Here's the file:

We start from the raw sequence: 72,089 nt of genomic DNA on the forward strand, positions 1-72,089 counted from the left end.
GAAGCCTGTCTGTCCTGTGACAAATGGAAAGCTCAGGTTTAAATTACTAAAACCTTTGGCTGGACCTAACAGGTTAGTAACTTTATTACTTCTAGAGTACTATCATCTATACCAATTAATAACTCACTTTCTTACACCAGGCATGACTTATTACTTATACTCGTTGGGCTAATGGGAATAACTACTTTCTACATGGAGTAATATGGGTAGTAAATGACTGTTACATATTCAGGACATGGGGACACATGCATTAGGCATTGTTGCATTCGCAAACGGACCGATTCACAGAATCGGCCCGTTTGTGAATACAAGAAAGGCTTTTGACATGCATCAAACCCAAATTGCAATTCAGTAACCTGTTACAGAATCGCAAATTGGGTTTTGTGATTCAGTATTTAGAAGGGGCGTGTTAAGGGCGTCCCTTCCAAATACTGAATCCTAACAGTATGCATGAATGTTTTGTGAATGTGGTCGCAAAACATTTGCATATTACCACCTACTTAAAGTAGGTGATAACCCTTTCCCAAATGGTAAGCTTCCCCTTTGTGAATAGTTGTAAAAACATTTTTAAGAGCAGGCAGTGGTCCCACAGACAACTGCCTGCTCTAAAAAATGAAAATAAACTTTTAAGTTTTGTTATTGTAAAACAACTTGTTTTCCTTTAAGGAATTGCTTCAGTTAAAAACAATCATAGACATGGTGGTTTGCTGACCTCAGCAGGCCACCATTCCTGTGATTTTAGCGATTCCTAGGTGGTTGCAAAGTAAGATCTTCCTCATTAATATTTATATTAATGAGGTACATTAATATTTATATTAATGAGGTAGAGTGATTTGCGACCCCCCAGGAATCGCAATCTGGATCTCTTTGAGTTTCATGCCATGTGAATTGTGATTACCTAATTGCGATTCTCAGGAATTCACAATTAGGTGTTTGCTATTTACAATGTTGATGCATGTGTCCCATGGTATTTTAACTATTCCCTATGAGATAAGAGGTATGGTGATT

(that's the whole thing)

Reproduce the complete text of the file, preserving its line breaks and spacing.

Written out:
We start from the raw sequence: 72,089 nt of genomic DNA on the forward strand, positions 1-72,089 counted from the left end.
GAAGCCTGTCTGTCCTGTGACAAATGGAAAGCTCAGGTTTAAATTACTAAAACCTTTGGCTGGACCTAACAGGTTAGTAACTTTATTACTTCTAGAGTACTATCATCTATACCAATTAATAACTCACTTTCTTACACCAGGCATGACTTATTACTTATACTCGTTGGGCTAATGGGAATAACTACTTTCTACATGGAGTAATATGGGTAGTAAATGACTGTTACATATTCAGGACATGGGGACACATGCATTAGGCATTGTTGCATTCGCAAACGGACCGATTCACAGAATCGGCCCGTTTGTGAATACAAGAAAGGCTTTTGACATGCATCAAACCCAAATTGCAATTCAGTAACCTGTTACAGAATCGCAAATTGGGTTTTGTGATTCAGTATTTAGAAGGGGCGTGTTAAGGGCGTCCCTTCCAAATACTGAATCCTAACAGTATGCATGAATGTTTTGTGAATGTGGTCGCAAAACATTTGCATATTACCACCTACTTAAAGTAGGTGATAACCCTTTCCCAAATGGTAAGCTTCCCCTTTGTGAATAGTTGTAAAAACATTTTTAAGAGCAGGCAGTGGTCCCACAGACAACTGCCTGCTCTAAAAAATGAAAATAAACTTTTAAGTTTTGTTATTGTAAAACAACTTGTTTTCCTTTAAGGAATTGCTTCAGTTAAAAACAATCATAGACATGGTGGTTTGCTGACCTCAGCAGGCCACCATTCCTGTGATTTTAGCGATTCCTAGGTGGTTGCAAAGTAAGATCTTCCTCATTAATATTTATATTAATGAGGTACATTAATATTTATATTAATGAGGTAGAGTGATTTGCGACCCCCCAGGAATCGCAATCTGGATCTCTTTGAGTTTCATGCCATGTGAATTGTGATTACCTAATTGCGATTCTCAGGAATTCACAATTAGGTGTTTGCTATTTACAATGTTGATGCATGTGTCCCATGGTATTTTAACTATTCCCTATGAGATAAGAGGTATGGTGATT